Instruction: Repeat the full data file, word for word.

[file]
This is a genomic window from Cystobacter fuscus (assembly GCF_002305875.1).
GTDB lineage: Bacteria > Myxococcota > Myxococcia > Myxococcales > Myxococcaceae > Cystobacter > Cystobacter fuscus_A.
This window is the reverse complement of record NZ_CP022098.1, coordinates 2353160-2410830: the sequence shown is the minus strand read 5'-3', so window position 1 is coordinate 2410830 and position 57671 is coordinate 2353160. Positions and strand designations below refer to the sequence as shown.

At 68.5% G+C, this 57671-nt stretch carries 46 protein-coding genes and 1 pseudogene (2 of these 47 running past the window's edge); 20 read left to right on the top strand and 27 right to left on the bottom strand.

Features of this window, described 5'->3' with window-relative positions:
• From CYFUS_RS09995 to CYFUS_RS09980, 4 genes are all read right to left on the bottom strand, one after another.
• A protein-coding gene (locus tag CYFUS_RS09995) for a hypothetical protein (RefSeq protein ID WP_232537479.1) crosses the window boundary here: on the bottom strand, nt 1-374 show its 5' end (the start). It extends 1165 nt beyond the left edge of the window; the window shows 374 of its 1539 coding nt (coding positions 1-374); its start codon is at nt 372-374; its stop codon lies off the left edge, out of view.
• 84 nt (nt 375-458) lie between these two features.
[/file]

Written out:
This is a genomic window from Cystobacter fuscus (assembly GCF_002305875.1).
GTDB lineage: Bacteria > Myxococcota > Myxococcia > Myxococcales > Myxococcaceae > Cystobacter > Cystobacter fuscus_A.
This window is the reverse complement of record NZ_CP022098.1, coordinates 2353160-2410830: the sequence shown is the minus strand read 5'-3', so window position 1 is coordinate 2410830 and position 57671 is coordinate 2353160. Positions and strand designations below refer to the sequence as shown.

At 68.5% G+C, this 57671-nt stretch carries 46 protein-coding genes and 1 pseudogene (2 of these 47 running past the window's edge); 20 read left to right on the top strand and 27 right to left on the bottom strand.

Features of this window, described 5'->3' with window-relative positions:
• From CYFUS_RS09995 to CYFUS_RS09980, 4 genes are all read right to left on the bottom strand, one after another.
• A protein-coding gene (locus tag CYFUS_RS09995) for a hypothetical protein (RefSeq protein ID WP_232537479.1) crosses the window boundary here: on the bottom strand, nt 1-374 show its 5' end (the start). It extends 1165 nt beyond the left edge of the window; the window shows 374 of its 1539 coding nt (coding positions 1-374); its start codon is at nt 372-374; its stop codon lies off the left edge, out of view.
• 84 nt (nt 375-458) lie between these two features.